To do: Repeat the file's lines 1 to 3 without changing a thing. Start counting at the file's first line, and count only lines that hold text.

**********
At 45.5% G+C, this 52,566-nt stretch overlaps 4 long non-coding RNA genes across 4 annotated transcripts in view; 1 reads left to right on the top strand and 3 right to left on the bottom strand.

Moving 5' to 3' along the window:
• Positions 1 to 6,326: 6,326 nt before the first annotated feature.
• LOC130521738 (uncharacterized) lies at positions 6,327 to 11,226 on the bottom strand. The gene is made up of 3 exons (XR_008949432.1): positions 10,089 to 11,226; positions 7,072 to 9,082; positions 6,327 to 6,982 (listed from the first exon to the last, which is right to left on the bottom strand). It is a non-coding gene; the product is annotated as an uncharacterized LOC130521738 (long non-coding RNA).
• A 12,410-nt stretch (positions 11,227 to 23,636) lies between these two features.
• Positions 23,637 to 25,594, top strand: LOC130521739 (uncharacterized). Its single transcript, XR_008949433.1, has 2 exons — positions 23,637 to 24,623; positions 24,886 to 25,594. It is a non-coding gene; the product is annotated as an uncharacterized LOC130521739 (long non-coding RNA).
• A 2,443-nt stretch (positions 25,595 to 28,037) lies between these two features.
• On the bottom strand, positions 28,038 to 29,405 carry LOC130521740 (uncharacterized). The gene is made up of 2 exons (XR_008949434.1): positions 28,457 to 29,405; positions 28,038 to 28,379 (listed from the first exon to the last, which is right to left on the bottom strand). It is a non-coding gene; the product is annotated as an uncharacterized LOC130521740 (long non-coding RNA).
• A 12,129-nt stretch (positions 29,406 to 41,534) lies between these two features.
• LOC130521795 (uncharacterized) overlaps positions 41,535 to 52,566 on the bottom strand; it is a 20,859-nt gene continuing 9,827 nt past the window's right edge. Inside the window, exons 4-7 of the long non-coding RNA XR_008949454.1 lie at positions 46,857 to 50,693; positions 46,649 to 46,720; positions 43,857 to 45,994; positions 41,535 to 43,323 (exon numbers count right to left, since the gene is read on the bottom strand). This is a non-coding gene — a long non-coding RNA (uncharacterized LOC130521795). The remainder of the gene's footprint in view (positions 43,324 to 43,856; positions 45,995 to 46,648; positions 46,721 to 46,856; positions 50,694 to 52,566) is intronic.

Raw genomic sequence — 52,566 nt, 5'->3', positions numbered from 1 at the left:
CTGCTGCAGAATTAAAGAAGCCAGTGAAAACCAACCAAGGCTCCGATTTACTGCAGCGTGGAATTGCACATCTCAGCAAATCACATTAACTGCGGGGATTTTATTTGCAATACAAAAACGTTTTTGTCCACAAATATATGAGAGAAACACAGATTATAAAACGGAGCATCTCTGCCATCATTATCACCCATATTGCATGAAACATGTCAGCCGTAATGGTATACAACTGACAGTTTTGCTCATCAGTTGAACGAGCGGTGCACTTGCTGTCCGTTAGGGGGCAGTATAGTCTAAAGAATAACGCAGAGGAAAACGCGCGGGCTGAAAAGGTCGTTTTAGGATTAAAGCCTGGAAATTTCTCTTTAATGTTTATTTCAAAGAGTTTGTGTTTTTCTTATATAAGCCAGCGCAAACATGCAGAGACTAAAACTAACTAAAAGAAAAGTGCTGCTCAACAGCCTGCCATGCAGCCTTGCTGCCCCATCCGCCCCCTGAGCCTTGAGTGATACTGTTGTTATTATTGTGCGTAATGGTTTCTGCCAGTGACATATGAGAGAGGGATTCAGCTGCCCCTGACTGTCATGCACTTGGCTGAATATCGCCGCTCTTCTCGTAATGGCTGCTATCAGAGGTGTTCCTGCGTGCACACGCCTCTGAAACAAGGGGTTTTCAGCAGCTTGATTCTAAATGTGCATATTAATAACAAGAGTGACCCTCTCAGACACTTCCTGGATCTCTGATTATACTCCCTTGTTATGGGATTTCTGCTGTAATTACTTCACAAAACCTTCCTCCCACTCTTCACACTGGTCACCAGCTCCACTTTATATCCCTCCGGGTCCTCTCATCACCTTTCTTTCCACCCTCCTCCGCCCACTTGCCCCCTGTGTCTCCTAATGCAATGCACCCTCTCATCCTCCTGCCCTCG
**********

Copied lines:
At 45.5% G+C, this 52,566-nt stretch overlaps 4 long non-coding RNA genes across 4 annotated transcripts in view; 1 reads left to right on the top strand and 3 right to left on the bottom strand.

Moving 5' to 3' along the window:
• Positions 1 to 6,326: 6,326 nt before the first annotated feature.